Key message rAMP-seq based genomic selection for agronomic traits has been shown to be a useful tool for winter wheat breeding programs by increasing the rate of genetic gain. Abstract Genomic selection (GS) is an effective strategy to employ in a breeding program that focuses on optimizing quantitative traits, which results in the ability for breeders to select the best genotypes. GS was incorporated into a breeding program to determine the potential for implementation on an annual basis, with emphasis on selecting optimal parents and decreasing the time and costs associated with phenotyping large numbers of genotypes. The design options for applying repeat amplification sequencing (rAMP-seq) in bread wheat were explored, and a low-cost single primer pair strategy was implemented. A total of 1870 winter wheat genotypes were phenotyped and genotyped using rAMP-seq. The optimization of training to testing population size showed that the 70:30 ratio provided the most consistent prediction accuracy. Three GS models were tested, rrBLUP, RKHS and feed-forward neural networks using the University of Guelph Winter Wheat Breeding Program (UGWWBP) and Elite-UGWWBP populations. The models performed equally well for both populations and did not differ in prediction accuracy (r) for most agronomic traits, with the exception of yield, where RKHS performed the best with an r = 0.34 and 0.39 for each population, respectively. The ability to operate a breeding program where multiple selection strategies, including GS, are utilized will lead to higher efficiency in the program and ultimately lead to a higher rate of genetic gain.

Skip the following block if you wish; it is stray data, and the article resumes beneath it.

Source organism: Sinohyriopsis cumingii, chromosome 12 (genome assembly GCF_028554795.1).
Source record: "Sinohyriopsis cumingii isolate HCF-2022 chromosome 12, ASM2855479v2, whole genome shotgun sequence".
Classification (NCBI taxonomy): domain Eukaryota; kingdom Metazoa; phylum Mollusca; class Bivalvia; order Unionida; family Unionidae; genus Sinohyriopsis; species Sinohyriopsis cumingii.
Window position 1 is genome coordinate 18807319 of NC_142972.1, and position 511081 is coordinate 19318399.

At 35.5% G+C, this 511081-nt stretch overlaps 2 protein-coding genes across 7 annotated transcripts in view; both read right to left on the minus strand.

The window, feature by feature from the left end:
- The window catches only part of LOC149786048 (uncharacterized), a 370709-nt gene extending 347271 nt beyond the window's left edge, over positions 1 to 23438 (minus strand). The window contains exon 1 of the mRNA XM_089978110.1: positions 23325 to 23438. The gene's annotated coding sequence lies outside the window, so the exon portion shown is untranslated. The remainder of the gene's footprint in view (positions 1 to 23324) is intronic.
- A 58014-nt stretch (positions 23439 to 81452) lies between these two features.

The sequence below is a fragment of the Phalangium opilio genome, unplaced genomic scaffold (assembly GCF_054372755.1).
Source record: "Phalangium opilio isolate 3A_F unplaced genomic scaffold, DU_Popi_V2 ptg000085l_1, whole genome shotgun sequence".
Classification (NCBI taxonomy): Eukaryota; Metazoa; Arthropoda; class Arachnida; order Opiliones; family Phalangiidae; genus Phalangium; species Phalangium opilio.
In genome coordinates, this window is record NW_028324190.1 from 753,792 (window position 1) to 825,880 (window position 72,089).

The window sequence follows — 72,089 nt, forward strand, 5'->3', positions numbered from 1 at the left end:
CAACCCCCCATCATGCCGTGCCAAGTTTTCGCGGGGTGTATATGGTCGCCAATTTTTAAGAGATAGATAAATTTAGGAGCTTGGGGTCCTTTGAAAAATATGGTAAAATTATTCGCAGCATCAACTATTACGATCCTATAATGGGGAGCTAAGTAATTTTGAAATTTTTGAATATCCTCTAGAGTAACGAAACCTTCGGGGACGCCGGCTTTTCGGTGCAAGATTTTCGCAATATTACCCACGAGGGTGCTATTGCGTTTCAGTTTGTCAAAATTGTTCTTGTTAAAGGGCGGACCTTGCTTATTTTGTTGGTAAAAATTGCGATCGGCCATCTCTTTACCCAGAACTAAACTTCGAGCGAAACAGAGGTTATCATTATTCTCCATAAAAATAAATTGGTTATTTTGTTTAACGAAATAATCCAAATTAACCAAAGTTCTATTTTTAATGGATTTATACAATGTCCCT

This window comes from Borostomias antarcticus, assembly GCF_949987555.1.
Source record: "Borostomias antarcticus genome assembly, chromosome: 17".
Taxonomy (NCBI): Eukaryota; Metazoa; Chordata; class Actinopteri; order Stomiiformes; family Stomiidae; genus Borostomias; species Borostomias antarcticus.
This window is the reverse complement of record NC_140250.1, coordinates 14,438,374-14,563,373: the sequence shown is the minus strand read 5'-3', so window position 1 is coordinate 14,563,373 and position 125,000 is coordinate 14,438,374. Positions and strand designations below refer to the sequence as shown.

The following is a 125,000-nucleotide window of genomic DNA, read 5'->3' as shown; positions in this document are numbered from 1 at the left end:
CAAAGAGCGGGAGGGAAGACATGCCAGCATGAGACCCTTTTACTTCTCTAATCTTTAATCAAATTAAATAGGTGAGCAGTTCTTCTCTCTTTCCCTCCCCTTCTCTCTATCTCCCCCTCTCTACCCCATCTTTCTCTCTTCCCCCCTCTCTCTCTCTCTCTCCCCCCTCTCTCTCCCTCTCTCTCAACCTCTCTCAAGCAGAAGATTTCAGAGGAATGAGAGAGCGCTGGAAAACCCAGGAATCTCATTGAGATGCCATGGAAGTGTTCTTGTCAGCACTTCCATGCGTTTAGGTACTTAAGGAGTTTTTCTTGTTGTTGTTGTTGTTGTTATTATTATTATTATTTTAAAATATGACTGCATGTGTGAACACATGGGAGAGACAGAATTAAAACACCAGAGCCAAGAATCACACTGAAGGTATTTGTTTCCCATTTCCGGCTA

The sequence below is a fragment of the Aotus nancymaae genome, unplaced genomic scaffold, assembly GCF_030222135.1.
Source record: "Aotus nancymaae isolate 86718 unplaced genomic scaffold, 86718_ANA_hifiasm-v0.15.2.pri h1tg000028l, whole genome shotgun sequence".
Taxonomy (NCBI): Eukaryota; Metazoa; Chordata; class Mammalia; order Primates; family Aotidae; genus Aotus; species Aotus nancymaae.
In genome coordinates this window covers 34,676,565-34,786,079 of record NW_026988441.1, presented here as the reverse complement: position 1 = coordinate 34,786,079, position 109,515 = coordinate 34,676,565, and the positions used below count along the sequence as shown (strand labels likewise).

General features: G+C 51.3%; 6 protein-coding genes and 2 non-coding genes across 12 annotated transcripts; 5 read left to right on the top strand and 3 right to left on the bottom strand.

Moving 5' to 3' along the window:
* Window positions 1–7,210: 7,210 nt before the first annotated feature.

We present an experimental study of the coherence properties of a single heavy-hole spin qubit formed in one quantum dot of a gated GaAs/AlGaAs double quantum dot device. We use a modified spin-readout latching technique in which the second quantum dot serves both as an auxiliary element for a fast spin-dependent readout within a 200 ns time window and as a register for storing the spin-state information. To manipulate the single-spin qubit, we apply sequences of microwave bursts of various amplitudes and durations to make Rabi, Ramsey, Hahn-echo, and CPMG measurements. As a result of the qubit manipulation protocols combined with the latching spin readout, we determine and discuss the achieved qubit coherence times: T1, TRabi, T2*, and T2CPMG vs. microwave excitation amplitude, detuning, and additional relevant parameters.